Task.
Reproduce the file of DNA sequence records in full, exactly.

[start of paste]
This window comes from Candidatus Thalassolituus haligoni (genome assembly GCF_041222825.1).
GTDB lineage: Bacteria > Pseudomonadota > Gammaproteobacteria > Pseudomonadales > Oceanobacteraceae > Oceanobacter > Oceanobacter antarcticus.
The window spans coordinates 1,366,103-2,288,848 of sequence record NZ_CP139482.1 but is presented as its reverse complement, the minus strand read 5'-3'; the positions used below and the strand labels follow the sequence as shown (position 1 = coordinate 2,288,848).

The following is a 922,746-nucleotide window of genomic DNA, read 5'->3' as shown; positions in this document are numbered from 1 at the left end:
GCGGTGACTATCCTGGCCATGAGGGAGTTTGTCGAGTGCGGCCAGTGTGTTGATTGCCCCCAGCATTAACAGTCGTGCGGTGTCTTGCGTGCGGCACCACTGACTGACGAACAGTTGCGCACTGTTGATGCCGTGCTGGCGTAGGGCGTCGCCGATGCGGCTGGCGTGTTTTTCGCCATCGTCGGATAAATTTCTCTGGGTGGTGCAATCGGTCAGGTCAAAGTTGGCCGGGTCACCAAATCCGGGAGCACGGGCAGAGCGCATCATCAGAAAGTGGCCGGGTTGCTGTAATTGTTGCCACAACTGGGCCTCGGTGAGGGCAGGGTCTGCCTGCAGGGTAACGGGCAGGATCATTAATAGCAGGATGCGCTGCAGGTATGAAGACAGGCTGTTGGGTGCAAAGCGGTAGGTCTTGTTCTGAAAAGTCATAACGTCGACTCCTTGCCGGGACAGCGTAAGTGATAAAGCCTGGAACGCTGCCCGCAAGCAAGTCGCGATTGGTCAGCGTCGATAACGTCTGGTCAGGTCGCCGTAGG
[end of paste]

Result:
This window comes from Candidatus Thalassolituus haligoni (genome assembly GCF_041222825.1).
GTDB lineage: Bacteria > Pseudomonadota > Gammaproteobacteria > Pseudomonadales > Oceanobacteraceae > Oceanobacter > Oceanobacter antarcticus.
The window spans coordinates 1,366,103-2,288,848 of sequence record NZ_CP139482.1 but is presented as its reverse complement, the minus strand read 5'-3'; the positions used below and the strand labels follow the sequence as shown (position 1 = coordinate 2,288,848).

The following is a 922,746-nucleotide window of genomic DNA, read 5'->3' as shown; positions in this document are numbered from 1 at the left end:
GCGGTGACTATCCTGGCCATGAGGGAGTTTGTCGAGTGCGGCCAGTGTGTTGATTGCCCCCAGCATTAACAGTCGTGCGGTGTCTTGCGTGCGGCACCACTGACTGACGAACAGTTGCGCACTGTTGATGCCGTGCTGGCGTAGGGCGTCGCCGATGCGGCTGGCGTGTTTTTCGCCATCGTCGGATAAATTTCTCTGGGTGGTGCAATCGGTCAGGTCAAAGTTGGCCGGGTCACCAAATCCGGGAGCACGGGCAGAGCGCATCATCAGAAAGTGGCCGGGTTGCTGTAATTGTTGCCACAACTGGGCCTCGGTGAGGGCAGGGTCTGCCTGCAGGGTAACGGGCAGGATCATTAATAGCAGGATGCGCTGCAGGTATGAAGACAGGCTGTTGGGTGCAAAGCGGTAGGTCTTGTTCTGAAAAGTCATAACGTCGACTCCTTGCCGGGACAGCGTAAGTGATAAAGCCTGGAACGCTGCCCGCAAGCAAGTCGCGATTGGTCAGCGTCGATAACGTCTGGTCAGGTCGCCGTAGG